Looking to the future

With fewer trials, experts agree it is difficult to groom the next generation of trial lawyers as in past generations. But there are plans in motion to give younger attorneys their day in court.

“There is a nascent trend among ‘BigLaw’ and ‘AmLaw’ firms that allow their fourth-, fifth- and sixth-year associates to argue briefs before the court to make those attorneys comfortable in the courtroom environment and to reward them for the hours they put into those files,” says Paknejad. “If this trend continues, then the profession can take some solace in the fact that the problem is, at minimum, recognized by our peers.”

Ben Himmelstein, partner at Radix Law, says another way to get more courtroom experience is to take on smaller cases, especially where the client is more “fee-sensitive.”

“Usually a younger lawyer will have more opportunity in those types of cases,” Himmelstein says.

What can the legal profession do to get young attorneys more courtroom experience?

Robin E. Burgess, shareholder at Sanders & Parks, thinks attorneys need to be proactive in identifying opportunities for younger attorneys to gain trial and courtroom experience.

“This could mean bringing associates to trial in lieu of paralegals, giving associates ‘credit’ for attending trials even if their time is not billed to the client, or finding smaller matters or pro bono matters that will allow associates the opportunity to run with the ball and gain real-world experience in a courtroom.” Burgess says. “Often, a younger attorney is invaluable for handling legal research issues during trial that would otherwise be time consuming and potentially distracting for lead counsel to address while focusing on witness and expert preparation. If this value is properly conveyed to clients, often they will see the benefit of the younger associate’s involvement.”

The bottom line is that even though the number of experience trial attorneys is dwindling and there hasn’t been an effective method put into place to replace their shrinking numbers, the need for them hasn’t stopped.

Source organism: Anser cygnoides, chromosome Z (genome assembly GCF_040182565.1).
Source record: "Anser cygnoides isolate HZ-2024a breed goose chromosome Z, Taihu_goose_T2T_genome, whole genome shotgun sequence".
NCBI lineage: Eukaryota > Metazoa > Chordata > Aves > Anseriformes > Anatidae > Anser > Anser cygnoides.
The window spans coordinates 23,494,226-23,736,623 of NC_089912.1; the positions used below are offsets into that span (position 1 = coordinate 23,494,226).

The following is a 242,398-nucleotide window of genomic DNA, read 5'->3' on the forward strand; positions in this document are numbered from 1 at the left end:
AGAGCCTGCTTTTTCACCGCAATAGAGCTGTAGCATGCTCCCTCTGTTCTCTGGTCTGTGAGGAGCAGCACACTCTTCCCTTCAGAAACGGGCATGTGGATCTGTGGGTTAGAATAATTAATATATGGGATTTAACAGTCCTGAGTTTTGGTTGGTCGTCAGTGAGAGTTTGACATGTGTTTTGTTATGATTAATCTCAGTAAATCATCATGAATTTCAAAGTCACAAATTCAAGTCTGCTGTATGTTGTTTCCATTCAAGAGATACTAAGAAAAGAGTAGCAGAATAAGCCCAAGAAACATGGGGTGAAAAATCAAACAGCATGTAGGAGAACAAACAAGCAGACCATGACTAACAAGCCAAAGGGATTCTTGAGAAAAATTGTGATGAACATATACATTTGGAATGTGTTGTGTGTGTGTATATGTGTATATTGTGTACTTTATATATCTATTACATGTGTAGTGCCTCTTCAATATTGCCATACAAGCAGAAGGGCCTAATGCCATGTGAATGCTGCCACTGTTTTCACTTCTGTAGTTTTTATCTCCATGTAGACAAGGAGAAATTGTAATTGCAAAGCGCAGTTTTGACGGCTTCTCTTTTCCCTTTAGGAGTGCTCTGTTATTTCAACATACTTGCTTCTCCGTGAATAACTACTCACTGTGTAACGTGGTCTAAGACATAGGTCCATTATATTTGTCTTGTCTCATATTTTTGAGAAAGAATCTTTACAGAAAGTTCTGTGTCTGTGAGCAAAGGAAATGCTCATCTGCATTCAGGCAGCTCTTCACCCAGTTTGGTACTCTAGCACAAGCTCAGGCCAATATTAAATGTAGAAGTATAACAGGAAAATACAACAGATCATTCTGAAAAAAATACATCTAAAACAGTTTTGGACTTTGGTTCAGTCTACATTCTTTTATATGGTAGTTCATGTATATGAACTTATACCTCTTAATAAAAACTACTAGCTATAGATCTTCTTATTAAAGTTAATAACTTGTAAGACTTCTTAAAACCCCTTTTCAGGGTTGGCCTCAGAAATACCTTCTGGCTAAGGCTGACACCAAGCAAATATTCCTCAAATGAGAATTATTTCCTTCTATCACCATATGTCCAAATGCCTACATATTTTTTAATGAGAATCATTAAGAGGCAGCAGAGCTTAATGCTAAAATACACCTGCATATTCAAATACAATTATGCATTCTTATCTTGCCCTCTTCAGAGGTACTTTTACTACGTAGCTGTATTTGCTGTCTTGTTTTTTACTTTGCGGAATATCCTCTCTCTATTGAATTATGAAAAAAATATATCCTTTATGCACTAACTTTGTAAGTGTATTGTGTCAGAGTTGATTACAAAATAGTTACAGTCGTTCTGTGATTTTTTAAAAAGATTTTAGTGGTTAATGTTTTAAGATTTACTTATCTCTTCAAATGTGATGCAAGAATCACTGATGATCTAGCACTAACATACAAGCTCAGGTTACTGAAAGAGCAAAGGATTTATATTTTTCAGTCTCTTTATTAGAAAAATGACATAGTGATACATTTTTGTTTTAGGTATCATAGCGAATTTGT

“You’re always going to have the need for experience trial attorneys, especially in big cases,” Drury says. “The client will always need someone who can actually try the lawsuit when needed.”

Finding a trial lawyer

What should a business owner or executive look for when seeking trial attorneys for a case she/he wants to take to trial?

Robin E. Burgess, shareholder, Sanders & Parks: “Although an enthusiastic litigator is a must, the litigator must have the experience and ability to identify risks and address them thoroughly with the client. An attorney who asks tough or uncomfortable questions is probably going to build a better case than one who is simply aggressive.”

Gregory W. Falls, member, Sherman & Howard: “Trials are fun for lawyers, judges, and their staffs, but not for the parties themselves. Someone who wants to go to trial from the beginning is trying only to prove a point or has unrealistic expectations. Both of those are potential red flag cases.  Look for a team with broad experience. Most of the work will be done before trial.  Can they do that?  Can they mediate successfully? And finally, if trial becomes necessary, does someone on the team have that experience?”

Ben Himmelstein, partner, Radix Law:
“Many people think they need a ‘bulldog.’ The phrase is interesting because bulldogs are slow and not very aggressive. The more appropriate thing to look for is somebody who is a tactician. Strategy in litigation is everything. You need someone who loves to play chess or, as I call it, ‘psychological warfare.’”

John, C. Norling, managing attorney, Jennings, Strouss & Salmon: “Obviously, trial experience is key. Knowledge of the business industry is also important. A client should not have to educate an attorney on its industry.”

Pouria Paknejad, principal, Smith-Paknejad: “Whether you are a plaintiff or a defendant, your first question in hiring a litigator should be, ‘What is your trial experience?’ Hiring an experienced trial lawyer, as opposed to an experienced litigator, will pay dividends if your dispute does not settle.”